Ukraine - EU Relations
Simon Tilford notes that "A country with centrifugal tendencies, deeper Soviet scars, a weak basis for civil society and a powerful neighbour intent on frustrating its development explains much of the difference in economic performance with Poland. The EU accounts for much of the rest. From the mid-1990s, the EU’s drive to engage with Russia and build commercial links with it took precedence over the needs of Ukraine. Indeed, many EU governments were happy to consider Ukraine as part of Russia’s legitimate sphere of influence. And the country’s opaque politics and extraordinary levels of corruption provided them with a useful justification for condemning Ukraine to this fate."
The EU is seeking an increasingly close relationship with Ukraine, going beyond mere bilateral co-operation, to gradual economic integration and a deepening of political co-operation. Ukraine is a priority partner country within the European Neighbourhood Policy (ENP) and the Eastern Partneship (EaP). The Partnership and Co-operation Agreement (PCA) which entered into force in 1998 and provides a comprehensive and ambitious framework for cooperation between the EU and Ukraine, in all key areas of reform.
Ukraine's President Petro Poroshenko signed a landmark trade and economic agreement with the European Union in Brussels 27 June 2014, and said he would decide later whether to extend the unilateral cease-fire he announced a week earlier in the military campaign against pro-Russian separatists. Poroshenko said Ukraine had paid "the highest possible price" to sign the free trade agreement with the EU, which he called "historic."
Poroshenko said September 25, 2014 his country will apply for membership in the European Union in 2020 as part of a broader plan for social and economic reforms. Poroshenko said the planned reforms, consisting of 60 separate initiatives, will prepare Ukraine to join the 28-nation bloc. "Anti-corruption reform, judicial reform, reform of the defense system, decentralization of power, energy independence are the priorities," said Poroshenko. He said he hoped that legislative elections set for October 2014 would result in a pro-reform parliamentary majority.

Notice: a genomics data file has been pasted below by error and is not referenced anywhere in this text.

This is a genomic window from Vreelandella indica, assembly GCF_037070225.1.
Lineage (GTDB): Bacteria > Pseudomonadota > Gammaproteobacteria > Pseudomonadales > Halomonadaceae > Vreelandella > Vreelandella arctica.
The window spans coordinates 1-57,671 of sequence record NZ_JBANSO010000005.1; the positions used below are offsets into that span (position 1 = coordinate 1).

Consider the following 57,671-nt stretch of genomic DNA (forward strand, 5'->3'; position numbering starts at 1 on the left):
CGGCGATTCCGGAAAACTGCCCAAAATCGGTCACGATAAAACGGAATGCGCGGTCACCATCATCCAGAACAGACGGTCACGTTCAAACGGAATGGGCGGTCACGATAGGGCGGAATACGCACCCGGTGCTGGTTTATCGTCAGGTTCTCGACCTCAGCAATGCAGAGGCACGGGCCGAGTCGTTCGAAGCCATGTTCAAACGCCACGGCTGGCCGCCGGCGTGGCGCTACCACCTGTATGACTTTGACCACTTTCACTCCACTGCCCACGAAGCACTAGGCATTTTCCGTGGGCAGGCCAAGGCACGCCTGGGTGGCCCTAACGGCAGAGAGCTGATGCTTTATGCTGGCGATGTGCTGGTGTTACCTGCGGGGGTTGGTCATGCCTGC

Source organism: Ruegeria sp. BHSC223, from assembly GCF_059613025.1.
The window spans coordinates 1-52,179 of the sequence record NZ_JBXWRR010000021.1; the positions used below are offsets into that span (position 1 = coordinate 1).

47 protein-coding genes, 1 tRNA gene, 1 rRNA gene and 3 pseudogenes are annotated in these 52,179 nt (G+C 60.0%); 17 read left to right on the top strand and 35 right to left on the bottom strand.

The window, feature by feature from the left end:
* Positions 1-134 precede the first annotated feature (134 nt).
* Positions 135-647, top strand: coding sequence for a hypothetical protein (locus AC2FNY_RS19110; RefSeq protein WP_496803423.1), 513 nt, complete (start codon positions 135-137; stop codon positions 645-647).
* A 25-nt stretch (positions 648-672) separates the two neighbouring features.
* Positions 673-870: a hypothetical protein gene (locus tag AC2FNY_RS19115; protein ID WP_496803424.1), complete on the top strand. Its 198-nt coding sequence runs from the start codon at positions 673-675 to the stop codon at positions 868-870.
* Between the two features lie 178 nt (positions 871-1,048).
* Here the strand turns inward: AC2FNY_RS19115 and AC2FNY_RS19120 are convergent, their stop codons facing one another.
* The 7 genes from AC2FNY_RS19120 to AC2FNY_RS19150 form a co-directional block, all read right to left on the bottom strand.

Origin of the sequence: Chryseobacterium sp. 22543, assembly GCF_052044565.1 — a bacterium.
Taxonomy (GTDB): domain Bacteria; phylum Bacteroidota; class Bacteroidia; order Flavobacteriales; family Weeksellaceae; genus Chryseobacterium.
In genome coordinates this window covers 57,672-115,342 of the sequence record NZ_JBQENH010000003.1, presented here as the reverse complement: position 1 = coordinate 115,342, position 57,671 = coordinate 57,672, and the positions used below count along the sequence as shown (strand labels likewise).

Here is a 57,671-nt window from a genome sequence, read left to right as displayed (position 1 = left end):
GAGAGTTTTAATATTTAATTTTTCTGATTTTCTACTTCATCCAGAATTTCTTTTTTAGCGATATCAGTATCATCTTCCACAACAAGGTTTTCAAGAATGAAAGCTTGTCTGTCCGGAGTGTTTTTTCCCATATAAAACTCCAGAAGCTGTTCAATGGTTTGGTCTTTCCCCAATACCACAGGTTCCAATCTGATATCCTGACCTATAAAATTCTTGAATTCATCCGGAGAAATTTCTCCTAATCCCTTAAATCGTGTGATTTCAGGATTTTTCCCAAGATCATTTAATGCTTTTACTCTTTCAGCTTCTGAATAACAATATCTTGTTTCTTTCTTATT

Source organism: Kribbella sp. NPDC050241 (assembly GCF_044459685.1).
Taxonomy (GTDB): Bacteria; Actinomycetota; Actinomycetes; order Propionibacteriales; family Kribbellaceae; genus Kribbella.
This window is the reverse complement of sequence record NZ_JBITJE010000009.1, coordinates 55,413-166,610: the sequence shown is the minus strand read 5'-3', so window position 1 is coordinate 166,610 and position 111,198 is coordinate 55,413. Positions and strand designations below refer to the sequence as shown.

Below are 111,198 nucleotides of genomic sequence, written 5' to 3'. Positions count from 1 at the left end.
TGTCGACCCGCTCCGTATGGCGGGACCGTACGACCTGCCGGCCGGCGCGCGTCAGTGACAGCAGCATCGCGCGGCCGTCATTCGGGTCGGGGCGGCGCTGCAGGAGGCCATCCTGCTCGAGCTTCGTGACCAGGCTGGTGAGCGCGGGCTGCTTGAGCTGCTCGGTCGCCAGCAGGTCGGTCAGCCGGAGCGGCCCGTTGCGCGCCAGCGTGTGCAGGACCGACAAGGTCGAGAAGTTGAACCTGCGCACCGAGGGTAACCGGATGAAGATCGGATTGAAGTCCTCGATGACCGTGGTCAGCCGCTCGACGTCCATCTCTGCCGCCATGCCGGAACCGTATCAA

At the Paris Summit in September 2008 an agreement was reached to start negotiations on an EU-Ukraine Association Agreement, which is to be the successor agreement to the PCA. Several negotiating Rounds have since been organised, alternately in Brussels and Kiev (see: 4th Joint Progress Report on Negotiations on the Association Agreement ). In November 2009, the Cooperation Council adopted the EU-Ukraine Association Agenda which was subsequently updated in 2011. This Agenda replaces the former Action Plan , and will prepare for and facilitate the entry into force of the new Agreement. In view of the current level of the EU-Ukraine relations, the EU-Ukraine Cooperation Council endorsed the updated version of the EU-Ukraine Association Agenda on June, 24th, 2013.
At the 15th Ukraine-EU Summit of 19 December 2011, the EU leaders and President Yanukovych noted that a common understanding on the text of the Association Agreement was reached. On 10 December 2012, the EU Foreign Affairs Council adopted Council conclusions on Ukraine which affirmed the EU’s commitment to signing the Agreement (inc. DCFTA) as soon as there is determined action and tangible progress by Ukraine on the benchmarks contained in the Conclusions.
On 15 May 2013, the EU Commission adopted, without prejudice to a future political decision on possible signature, the proposals for Council Decisions on the signing and provisional application as well as the conclusion of the EU-Ukraine Association Agreement, was transmitted to the Council for further processing. With this important decision, the EU took a necessary preparatory step in order to be technically ready for the possible signing of the Association Agreement (inc. DCFTA) at the Eastern Partnership Summit in Vilnius in November 2013.
In a specific statement, the EU Commission also took the view that the signing of the Agreement remains conditional on determined action and tangible progress by Ukrainian authorities on all of the benchmarks set out by the 10 December 2012 Council Conclusions. Therefore, the Commission, together with the EEAS, will continue to monitor Ukraine's progress.
The Association Agreement will significantly deepen Ukraine’s political association and economic integration with the EU. As Ukraine became a member of the World Trade Organisation (WTO) in May 2008, negotiations on the establishment of a Deep and Comprehensive Free Trade Area (DCFTA) could be launched, as an integral part of the Association Agreement.